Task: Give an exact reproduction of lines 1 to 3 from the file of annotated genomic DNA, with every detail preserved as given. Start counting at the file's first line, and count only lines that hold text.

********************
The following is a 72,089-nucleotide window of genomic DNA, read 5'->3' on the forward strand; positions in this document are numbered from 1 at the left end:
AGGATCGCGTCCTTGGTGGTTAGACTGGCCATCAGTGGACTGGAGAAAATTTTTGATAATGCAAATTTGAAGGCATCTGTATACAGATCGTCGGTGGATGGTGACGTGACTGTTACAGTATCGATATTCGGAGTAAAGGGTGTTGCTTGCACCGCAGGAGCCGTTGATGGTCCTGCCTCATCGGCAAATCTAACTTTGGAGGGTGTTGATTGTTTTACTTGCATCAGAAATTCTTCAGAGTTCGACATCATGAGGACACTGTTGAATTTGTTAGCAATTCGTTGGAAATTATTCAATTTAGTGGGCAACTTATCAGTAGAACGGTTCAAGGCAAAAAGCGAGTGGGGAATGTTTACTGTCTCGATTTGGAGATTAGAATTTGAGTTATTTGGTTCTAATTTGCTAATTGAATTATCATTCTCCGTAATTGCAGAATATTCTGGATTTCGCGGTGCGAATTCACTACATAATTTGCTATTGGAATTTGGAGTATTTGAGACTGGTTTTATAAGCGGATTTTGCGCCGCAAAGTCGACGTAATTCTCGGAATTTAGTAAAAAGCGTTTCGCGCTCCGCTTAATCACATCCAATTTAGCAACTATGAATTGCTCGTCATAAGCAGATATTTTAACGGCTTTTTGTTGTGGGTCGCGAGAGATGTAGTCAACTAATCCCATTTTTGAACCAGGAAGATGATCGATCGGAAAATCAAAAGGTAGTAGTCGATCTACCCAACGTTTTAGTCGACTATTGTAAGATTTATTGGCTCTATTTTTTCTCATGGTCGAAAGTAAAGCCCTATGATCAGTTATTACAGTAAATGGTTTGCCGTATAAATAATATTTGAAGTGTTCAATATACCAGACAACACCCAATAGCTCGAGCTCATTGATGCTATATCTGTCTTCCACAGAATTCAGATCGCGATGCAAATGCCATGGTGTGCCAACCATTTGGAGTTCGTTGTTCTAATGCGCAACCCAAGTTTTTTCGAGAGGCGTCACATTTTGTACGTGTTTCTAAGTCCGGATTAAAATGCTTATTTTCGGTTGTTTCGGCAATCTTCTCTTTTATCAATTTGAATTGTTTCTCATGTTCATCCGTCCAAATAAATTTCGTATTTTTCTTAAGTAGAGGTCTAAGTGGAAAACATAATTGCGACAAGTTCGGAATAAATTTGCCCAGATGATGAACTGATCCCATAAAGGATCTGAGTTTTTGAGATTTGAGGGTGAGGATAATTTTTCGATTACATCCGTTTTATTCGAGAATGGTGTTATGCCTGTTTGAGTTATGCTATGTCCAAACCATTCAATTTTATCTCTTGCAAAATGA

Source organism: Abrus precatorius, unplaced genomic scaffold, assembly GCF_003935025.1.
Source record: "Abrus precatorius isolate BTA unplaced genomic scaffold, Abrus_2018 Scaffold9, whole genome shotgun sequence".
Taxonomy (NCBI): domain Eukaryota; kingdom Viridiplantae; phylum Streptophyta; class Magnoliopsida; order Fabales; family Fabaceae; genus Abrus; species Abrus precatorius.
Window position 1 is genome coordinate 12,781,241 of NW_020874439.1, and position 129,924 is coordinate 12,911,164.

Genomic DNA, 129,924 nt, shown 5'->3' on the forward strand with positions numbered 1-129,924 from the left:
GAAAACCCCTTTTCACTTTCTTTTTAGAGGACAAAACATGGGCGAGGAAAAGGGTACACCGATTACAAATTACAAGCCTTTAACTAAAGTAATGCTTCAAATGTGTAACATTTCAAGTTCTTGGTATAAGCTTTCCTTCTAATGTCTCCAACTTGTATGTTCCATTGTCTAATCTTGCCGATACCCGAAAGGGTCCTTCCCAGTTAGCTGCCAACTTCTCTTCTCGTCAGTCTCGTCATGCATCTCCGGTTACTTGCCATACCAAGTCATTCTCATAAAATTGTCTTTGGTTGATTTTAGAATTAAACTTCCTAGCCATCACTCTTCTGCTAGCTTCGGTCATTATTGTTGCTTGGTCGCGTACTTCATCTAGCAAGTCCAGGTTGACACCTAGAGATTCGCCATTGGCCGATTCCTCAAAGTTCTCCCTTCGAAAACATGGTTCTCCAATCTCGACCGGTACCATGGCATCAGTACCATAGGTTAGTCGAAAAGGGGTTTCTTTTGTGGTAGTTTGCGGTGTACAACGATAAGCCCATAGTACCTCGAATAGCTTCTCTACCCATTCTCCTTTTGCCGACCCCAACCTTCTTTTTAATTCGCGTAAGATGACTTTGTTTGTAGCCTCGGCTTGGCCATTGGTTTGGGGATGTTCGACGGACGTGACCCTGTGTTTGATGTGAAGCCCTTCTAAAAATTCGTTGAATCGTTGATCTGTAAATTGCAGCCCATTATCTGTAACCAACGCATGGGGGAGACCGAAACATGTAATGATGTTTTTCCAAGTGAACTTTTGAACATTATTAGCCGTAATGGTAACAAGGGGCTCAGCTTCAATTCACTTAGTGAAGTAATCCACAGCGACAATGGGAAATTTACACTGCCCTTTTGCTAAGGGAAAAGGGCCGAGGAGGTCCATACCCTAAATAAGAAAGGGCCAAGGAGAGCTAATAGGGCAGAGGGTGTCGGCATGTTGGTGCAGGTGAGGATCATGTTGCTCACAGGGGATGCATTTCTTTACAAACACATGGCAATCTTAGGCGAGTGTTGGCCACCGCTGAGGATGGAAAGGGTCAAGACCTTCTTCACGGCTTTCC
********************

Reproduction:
The following is a 72,089-nucleotide window of genomic DNA, read 5'->3' on the forward strand; positions in this document are numbered from 1 at the left end:
AGGATCGCGTCCTTGGTGGTTAGACTGGCCATCAGTGGACTGGAGAAAATTTTTGATAATGCAAATTTGAAGGCATCTGTATACAGATCGTCGGTGGATGGTGACGTGACTGTTACAGTATCGATATTCGGAGTAAAGGGTGTTGCTTGCACCGCAGGAGCCGTTGATGGTCCTGCCTCATCGGCAAATCTAACTTTGGAGGGTGTTGATTGTTTTACTTGCATCAGAAATTCTTCAGAGTTCGACATCATGAGGACACTGTTGAATTTGTTAGCAATTCGTTGGAAATTATTCAATTTAGTGGGCAACTTATCAGTAGAACGGTTCAAGGCAAAAAGCGAGTGGGGAATGTTTACTGTCTCGATTTGGAGATTAGAATTTGAGTTATTTGGTTCTAATTTGCTAATTGAATTATCATTCTCCGTAATTGCAGAATATTCTGGATTTCGCGGTGCGAATTCACTACATAATTTGCTATTGGAATTTGGAGTATTTGAGACTGGTTTTATAAGCGGATTTTGCGCCGCAAAGTCGACGTAATTCTCGGAATTTAGTAAAAAGCGTTTCGCGCTCCGCTTAATCACATCCAATTTAGCAACTATGAATTGCTCGTCATAAGCAGATATTTTAACGGCTTTTTGTTGTGGGTCGCGAGAGATGTAGTCAACTAATCCCATTTTTGAACCAGGAAGATGATCGATCGGAAAATCAAAAGGTAGTAGTCGATCTACCCAACGTTTTAGTCGACTATTGTAAGATTTATTGGCTCTATTTTTTCTCATGGTCGAAAGTAAAGCCCTATGATCAGTTATTACAGTAAATGGTTTGCCGTATAAATAATATTTGAAGTGTTCAATATACCAGACAACACCCAATAGCTCGAGCTCATTGATGCTATATCTGTCTTCCACAGAATTCAGATCGCGATGCAAATGCCATGGTGTGCCAACCATTTGGAGTTCGTTGTTCTAATGCGCAACCCAAGTTTTTTCGAGAGGCGTCACATTTTGTACGTGTTTCTAAGTCCGGATTAAAATGCTTATTTTCGGTTGTTTCGGCAATCTTCTCTTTTATCAATTTGAATTGTTTCTCATGTTCATCCGTCCAAATAAATTTCGTATTTTTCTTAAGTAGAGGTCTAAGTGGAAAACATAATTGCGACAAGTTCGGAATAAATTTGCCCAGATGATGAACTGATCCCATAAAGGATCTGAGTTTTTGAGATTTGAGGGTGAGGATAATTTTTCGATTACATCCGTTTTATTCGAGAATGGTGTTATGCCTGTTTGAGTTATGCTATGTCCAAACCATTCAATTTTATCTCTTGCAAAATGA

Source organism: Abrus precatorius, unplaced genomic scaffold, assembly GCF_003935025.1.